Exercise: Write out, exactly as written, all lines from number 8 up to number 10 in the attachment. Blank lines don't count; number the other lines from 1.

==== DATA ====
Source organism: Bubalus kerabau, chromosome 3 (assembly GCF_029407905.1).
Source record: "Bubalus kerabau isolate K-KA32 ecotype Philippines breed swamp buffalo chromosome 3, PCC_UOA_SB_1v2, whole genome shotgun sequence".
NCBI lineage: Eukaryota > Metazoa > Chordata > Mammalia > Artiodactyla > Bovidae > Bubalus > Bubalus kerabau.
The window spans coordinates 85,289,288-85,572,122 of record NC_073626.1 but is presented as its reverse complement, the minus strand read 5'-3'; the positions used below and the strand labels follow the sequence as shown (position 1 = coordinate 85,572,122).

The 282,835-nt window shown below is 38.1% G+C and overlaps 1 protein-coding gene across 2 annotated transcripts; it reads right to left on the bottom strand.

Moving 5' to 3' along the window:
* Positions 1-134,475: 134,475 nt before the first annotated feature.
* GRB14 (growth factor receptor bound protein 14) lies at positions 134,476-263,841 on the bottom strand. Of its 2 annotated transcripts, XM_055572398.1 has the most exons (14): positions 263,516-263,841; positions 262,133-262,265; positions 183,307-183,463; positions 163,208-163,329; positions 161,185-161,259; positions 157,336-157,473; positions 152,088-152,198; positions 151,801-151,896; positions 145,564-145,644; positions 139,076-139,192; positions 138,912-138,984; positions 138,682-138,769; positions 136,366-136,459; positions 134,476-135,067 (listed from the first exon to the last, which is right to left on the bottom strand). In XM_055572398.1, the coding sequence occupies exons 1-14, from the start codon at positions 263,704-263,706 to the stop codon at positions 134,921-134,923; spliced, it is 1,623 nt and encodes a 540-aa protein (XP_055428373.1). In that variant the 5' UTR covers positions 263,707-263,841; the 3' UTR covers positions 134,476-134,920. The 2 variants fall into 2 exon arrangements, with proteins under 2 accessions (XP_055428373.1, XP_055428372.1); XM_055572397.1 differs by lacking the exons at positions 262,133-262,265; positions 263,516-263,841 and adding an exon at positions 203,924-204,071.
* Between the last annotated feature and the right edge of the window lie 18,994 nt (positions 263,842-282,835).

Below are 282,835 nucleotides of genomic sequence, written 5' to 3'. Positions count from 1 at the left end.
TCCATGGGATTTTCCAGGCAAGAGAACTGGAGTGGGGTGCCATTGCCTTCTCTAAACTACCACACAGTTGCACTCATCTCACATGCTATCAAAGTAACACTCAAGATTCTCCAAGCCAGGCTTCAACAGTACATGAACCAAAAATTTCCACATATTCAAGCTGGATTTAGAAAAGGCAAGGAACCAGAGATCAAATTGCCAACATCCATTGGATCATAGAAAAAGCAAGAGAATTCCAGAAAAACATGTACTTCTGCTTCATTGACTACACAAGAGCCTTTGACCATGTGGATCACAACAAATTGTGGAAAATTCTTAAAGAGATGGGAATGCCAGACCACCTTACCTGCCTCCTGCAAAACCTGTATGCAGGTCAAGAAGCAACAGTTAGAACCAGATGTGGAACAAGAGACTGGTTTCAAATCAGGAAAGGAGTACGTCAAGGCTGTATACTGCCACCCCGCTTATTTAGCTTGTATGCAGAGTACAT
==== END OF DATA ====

* GRB14 (growth factor receptor bound protein 14) lies at positions 134,476-263,841 on the bottom strand. Of its 2 annotated transcripts, XM_055572398.1 has the most exons (14): positions 263,516-263,841; positions 262,133-262,265; positions 183,307-183,463; positions 163,208-163,329; positions 161,185-161,259; positions 157,336-157,473; positions 152,088-152,198; positions 151,801-151,896; positions 145,564-145,644; positions 139,076-139,192; positions 138,912-138,984; positions 138,682-138,769; positions 136,366-136,459; positions 134,476-135,067 (listed from the first exon to the last, which is right to left on the bottom strand). In XM_055572398.1, the coding sequence occupies exons 1-14, from the start codon at positions 263,704-263,706 to the stop codon at positions 134,921-134,923; spliced, it is 1,623 nt and encodes a 540-aa protein (XP_055428373.1). In that variant the 5' UTR covers positions 263,707-263,841; the 3' UTR covers positions 134,476-134,920. The 2 variants fall into 2 exon arrangements, with proteins under 2 accessions (XP_055428373.1, XP_055428372.1); XM_055572397.1 differs by lacking the exons at positions 262,133-262,265; positions 263,516-263,841 and adding an exon at positions 203,924-204,071.
* Between the last annotated feature and the right edge of the window lie 18,994 nt (positions 263,842-282,835).

Below are 282,835 nucleotides of genomic sequence, written 5' to 3'. Positions count from 1 at the left end.